Older children in Hong Kong get few chances to try out different sports

PUBLISHED : Sunday, 30 April, 2017, 9:01am
UPDATED : Sunday, 30 April, 2017, 11:00pm

I think our society has overlooked the recreational activity needs of older children and teenagers.

Most parks in Hong Kong have playgrounds designed for children up to six or perhaps eight years of age. When the children grow older, however, it becomes very difficult to find outdoor space and facilities that would attract them.

Playgrounds are no longer fun for them, yet parks typically prohibit any physical activities except walking and jogging.

There is usually a jogging track in the park, which is more favoured by adults who need to control their weight. Kids and teenagers are obviously not satisfied with a track, but if they try to play anything like badminton or riding even a tricycle in the park, they will be stopped.

Meanwhile, indoor sports facilities such as badminton courts are normally fully booked. This is the age group which is subject to tremendous pressure from our education system and in need of more space, and recreational facilities and activities, to ensure their healthy and balanced development, but where can they go after school for that?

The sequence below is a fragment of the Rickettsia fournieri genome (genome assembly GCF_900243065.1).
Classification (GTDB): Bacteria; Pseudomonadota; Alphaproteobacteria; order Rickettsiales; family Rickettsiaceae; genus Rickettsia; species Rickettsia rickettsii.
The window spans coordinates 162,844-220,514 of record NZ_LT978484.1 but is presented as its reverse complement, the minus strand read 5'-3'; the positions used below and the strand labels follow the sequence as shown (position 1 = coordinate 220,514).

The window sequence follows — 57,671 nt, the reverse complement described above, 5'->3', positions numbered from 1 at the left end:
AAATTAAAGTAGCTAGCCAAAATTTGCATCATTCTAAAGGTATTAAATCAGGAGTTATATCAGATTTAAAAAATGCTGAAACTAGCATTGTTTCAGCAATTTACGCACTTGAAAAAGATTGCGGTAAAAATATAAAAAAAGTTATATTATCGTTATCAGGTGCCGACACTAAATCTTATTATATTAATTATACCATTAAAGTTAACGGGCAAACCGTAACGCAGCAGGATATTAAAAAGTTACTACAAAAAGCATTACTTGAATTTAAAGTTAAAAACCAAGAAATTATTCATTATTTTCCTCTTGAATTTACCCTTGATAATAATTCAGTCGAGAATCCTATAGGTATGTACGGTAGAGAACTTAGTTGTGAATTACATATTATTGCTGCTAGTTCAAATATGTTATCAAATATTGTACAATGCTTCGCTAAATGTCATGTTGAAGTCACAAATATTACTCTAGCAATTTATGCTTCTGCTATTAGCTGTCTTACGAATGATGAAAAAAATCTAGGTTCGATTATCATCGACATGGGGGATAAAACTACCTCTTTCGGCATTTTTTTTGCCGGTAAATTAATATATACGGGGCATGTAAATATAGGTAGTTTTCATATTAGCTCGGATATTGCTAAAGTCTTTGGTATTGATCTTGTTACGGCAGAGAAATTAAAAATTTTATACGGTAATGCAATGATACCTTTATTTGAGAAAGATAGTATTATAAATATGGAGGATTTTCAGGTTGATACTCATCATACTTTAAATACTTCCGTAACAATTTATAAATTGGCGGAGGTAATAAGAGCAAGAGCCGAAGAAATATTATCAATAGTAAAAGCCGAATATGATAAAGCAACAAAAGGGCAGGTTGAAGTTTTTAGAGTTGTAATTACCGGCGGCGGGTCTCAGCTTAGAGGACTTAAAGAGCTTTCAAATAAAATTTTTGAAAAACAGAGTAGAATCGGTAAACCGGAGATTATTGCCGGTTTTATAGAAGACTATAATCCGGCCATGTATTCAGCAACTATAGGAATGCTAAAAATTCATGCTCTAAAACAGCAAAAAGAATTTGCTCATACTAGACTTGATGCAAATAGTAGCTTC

This is also one key reason why we see increased obesity among children. Younger children have lots of outdoor physical activities, but when they are older, there are fewer facilities and less suitable space for them to keep up their physical activities, while they keep on increasing food intake.

Also, our society is over-regulated regarding recreational activities. My son, now 13, is talented at shooting. He has shown his potential during our trips to Thailand where he could learn firearms shooting. However, in Hong Kong he can’t practise even air pistols until he is 15 (mainland athletes can start practising shooting at the age of 12).

He can’t enter or use running or cycling equipment in a gym, restricted to those aged 16 or above. He wanted to try snooker, but again persons under 16 are prohibited. These regulations are barring teenagers from otherwise good recreational activities.

What’s left is to engage in training classes often not based on their interests but decided by their parents, with the aim of getting awards for application for admission to schools, which then create pressure rather than turn out to be recreational.

Our youth policy concentrates on the need for higher or vocational education, and future career opportunities, and has not done enough to address young people’s need for balanced, healthy physical development.

Joseph Lee, Cha Kwo Ling